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Ballad of Narayama

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Steal Big, Steal Little


Remember those supermarket contests where the teams raced down the aisles, trying to pile as much stuff as possible into a shopping cart? "Steal Big, Steal Little" reads like the screenplay was assembled the same way, with the filmmakers racing through the Used Movie Parts Store, grabbing everything off the shelves and piling it into the movie. Here is a film that is seriously overloaded.

The plot: A rich ballerina owns a 40,000-acre ranch near Santa Barbara, Calif., and adopts identical twins found in a ditch, only to disown one twin and leave the ranch to the other, after which the good twin reconciles with his wife, who has fled to Chicago to be cared for by a car dealer who returns to Santa Barbara with her, because he is being pursued by a Mafia loan collector.


Pause here for a deep breath and a sip of a chilled beverage.

Then the evil brother, estranged from his wife, enlists a faithless attorney to set up a scam to steal the ranch, but meanwhile the car dealer becomes the good brother's adviser, and the Mob guy arrives on the scene and decides there might be more money for everyone if he plays along. Meanwhile, the Immigration and Naturalization Service raids the lemon groves, and the IRS is after the good brother, and the bank forecloses on the loan, and evil property developers congregate, while fast cars, luxury boats and hot-air balloons also play crucial roles.


And of course there is a scene where one brother impersonates the other brother, in order to prove that the other brother has impersonated him, and there is a comedy of errors of Shakespearean proportions, leading one of the women to discover she has had an affair with her own husband.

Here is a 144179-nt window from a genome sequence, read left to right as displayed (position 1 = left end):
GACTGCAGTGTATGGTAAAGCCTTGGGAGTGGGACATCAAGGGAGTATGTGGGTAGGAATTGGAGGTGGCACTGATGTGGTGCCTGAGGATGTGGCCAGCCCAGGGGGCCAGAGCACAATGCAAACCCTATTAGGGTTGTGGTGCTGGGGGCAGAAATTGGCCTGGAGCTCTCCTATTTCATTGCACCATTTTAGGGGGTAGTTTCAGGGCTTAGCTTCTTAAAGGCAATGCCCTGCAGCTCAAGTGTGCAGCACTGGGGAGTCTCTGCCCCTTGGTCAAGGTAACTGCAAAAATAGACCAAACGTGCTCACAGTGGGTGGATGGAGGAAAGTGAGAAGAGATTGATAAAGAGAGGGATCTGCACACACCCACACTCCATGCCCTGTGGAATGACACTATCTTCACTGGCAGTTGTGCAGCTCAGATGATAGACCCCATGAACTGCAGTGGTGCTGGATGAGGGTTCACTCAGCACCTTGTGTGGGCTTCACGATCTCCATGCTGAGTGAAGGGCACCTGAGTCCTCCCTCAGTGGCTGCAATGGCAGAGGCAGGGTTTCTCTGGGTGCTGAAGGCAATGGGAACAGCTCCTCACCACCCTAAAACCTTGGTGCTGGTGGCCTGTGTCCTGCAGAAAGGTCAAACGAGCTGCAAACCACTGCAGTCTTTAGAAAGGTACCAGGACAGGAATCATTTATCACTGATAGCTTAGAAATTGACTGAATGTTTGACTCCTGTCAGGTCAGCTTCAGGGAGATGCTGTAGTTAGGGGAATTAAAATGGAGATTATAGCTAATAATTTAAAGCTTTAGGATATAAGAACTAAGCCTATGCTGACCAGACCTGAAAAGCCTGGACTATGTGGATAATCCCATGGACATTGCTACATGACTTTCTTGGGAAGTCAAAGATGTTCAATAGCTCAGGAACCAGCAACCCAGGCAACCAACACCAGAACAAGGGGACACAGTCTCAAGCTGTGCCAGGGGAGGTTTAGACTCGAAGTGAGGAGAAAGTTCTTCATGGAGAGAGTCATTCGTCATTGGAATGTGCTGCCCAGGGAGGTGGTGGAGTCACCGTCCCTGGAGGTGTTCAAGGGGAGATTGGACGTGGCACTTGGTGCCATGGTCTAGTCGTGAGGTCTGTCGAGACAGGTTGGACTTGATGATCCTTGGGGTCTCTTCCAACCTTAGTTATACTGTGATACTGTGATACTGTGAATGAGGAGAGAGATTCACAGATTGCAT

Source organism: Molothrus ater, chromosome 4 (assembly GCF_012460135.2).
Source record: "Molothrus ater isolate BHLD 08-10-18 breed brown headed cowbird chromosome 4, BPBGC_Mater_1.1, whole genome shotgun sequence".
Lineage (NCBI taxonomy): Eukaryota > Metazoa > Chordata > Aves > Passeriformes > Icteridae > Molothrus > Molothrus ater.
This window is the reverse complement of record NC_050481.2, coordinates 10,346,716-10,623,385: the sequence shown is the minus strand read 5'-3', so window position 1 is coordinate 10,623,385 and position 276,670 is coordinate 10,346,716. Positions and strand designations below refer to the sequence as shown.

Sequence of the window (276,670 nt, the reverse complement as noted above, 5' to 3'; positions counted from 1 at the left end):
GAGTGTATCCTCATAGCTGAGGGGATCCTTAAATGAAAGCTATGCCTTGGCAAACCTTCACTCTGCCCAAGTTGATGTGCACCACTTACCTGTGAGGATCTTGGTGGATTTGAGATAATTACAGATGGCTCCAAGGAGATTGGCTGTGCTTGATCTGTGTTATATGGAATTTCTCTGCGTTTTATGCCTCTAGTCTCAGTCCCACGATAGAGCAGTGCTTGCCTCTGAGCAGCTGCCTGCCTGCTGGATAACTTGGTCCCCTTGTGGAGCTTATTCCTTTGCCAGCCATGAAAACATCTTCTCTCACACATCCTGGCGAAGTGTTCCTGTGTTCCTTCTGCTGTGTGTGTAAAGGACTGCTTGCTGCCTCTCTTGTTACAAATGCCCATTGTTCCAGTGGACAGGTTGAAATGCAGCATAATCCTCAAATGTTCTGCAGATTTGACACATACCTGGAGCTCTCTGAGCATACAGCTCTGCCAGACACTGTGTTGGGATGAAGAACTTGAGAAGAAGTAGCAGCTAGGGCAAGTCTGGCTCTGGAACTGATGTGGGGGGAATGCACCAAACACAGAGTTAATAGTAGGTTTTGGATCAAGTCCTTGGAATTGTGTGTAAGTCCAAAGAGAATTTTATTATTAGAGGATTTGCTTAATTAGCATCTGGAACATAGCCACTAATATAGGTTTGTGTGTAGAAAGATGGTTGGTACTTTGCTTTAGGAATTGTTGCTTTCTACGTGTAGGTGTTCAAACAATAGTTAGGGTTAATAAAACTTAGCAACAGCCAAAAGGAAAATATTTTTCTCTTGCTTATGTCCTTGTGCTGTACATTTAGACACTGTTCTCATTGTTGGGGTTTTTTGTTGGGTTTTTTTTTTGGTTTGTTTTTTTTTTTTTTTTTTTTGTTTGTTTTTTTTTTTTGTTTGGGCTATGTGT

There is more, but I think that fairly sets the scene. The twins are played by Andy Garcia. One combs his hair forward and dresses out of the L.L. Bean catalog. The other slicks his hair back and dresses out of the J. Peterman catalog. Movie special effects are so sophisticated these days that it's nothing to see two actors combined into the same scene by a computer. But there's a virtuoso scene in "Steal Big, Steal Little" where the two Garcias are not only on screen together, but reflected in many different mirrors. Now that's a neat trick.

The movie is undone not only by its labyrinthine plot, but also by the way it's told. We begin with a guy who is making a video documentary of the story, and as various witnesses testify, we flash back to fragments of the history they're recalling. This is confusing. And additional characters keep turning up; the film may have more important speaking roles than anything since "A Bridge Too Far." Some of the performances are actually quite well done. I was impressed by the warmth and beauty of Rachel Ticotin, as the good brother's estranged wife. And by Alan Arkin, quite effective as the quick-thinking car dealer who appoints himself instant expert on the case. And by Garcia, who labors mostly successfully to make us believe he is two different brothers.


But the movie was a lost cause at the screenplay stage. It was directed and co-written by Andrew Davis, usually a master of plot construction (his previous film was "The Fugitive"). This time, he needed to dial down, way down. He lives in the Santa Barbara area, and maybe his story is inspired by assorted local cases and legends.

In that event, it's perhaps a case of knowing too much. The movie might have benefitted from a locale Davis was completely unfamiliar with. And it could have used a producer to say, "Hey, guys, we can't afford at least half of these actors."

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